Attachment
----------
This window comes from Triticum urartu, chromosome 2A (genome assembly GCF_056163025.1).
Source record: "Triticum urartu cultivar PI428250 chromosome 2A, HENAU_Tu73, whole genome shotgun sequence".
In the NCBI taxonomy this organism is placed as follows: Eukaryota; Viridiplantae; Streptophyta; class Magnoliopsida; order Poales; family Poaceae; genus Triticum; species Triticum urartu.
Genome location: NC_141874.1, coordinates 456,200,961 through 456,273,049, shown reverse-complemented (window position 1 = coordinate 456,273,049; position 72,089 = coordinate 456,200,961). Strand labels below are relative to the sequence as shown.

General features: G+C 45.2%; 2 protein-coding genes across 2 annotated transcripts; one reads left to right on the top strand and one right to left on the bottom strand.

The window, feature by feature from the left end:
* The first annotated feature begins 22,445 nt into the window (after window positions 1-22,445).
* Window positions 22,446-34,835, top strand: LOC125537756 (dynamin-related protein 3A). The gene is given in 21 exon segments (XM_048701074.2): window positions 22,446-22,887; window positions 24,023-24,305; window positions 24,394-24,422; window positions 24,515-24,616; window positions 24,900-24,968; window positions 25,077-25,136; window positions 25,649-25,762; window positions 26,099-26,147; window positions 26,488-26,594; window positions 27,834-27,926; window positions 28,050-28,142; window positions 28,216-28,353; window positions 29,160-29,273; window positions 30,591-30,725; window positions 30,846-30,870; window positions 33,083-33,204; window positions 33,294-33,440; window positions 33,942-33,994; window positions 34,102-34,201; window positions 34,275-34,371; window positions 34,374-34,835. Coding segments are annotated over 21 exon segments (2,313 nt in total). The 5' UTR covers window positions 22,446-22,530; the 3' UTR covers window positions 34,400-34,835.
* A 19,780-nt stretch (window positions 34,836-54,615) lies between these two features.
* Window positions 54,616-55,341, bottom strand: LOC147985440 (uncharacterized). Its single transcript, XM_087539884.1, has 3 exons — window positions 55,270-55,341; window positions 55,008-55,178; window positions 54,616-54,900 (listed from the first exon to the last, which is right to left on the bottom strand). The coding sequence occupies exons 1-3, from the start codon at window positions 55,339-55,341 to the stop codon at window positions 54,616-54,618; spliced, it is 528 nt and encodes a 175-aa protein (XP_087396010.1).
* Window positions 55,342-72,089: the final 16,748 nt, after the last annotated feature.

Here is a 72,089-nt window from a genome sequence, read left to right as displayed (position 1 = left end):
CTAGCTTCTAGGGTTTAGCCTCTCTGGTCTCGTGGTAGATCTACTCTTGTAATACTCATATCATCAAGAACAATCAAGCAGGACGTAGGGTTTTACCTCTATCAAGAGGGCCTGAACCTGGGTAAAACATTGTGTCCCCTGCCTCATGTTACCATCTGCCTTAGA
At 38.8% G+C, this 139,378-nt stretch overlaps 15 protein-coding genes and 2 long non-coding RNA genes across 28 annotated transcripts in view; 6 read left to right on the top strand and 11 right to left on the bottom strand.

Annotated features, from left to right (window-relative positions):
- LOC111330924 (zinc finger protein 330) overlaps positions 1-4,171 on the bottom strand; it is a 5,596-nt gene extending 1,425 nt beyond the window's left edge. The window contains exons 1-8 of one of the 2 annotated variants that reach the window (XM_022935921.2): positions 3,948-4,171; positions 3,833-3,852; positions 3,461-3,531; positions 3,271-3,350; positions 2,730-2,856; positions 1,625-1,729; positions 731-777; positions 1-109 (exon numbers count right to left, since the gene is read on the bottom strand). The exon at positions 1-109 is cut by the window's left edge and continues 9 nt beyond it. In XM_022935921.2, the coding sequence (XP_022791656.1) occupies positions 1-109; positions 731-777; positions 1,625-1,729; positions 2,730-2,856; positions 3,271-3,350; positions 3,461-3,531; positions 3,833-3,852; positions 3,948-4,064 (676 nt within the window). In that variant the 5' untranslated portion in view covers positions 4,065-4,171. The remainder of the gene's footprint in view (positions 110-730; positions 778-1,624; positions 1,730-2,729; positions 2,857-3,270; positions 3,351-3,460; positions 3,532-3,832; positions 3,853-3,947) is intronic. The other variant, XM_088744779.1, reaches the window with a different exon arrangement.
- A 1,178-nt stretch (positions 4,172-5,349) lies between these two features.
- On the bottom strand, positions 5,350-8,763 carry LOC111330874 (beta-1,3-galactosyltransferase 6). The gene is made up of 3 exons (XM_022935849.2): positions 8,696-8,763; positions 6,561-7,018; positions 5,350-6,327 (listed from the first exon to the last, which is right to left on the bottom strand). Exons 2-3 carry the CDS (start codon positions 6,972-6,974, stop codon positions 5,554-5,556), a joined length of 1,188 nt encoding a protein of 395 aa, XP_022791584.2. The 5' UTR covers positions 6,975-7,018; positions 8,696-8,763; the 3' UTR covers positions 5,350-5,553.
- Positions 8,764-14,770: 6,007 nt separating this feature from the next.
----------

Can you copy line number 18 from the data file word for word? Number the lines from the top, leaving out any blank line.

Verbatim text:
- On the bottom strand, positions 5,350-8,763 carry LOC111330874 (beta-1,3-galactosyltransferase 6). The gene is made up of 3 exons (XM_022935849.2): positions 8,696-8,763; positions 6,561-7,018; positions 5,350-6,327 (listed from the first exon to the last, which is right to left on the bottom strand). Exons 2-3 carry the CDS (start codon positions 6,972-6,974, stop codon positions 5,554-5,556), a joined length of 1,188 nt encoding a protein of 395 aa, XP_022791584.2. The 5' UTR covers positions 6,975-7,018; positions 8,696-8,763; the 3' UTR covers positions 5,350-5,553.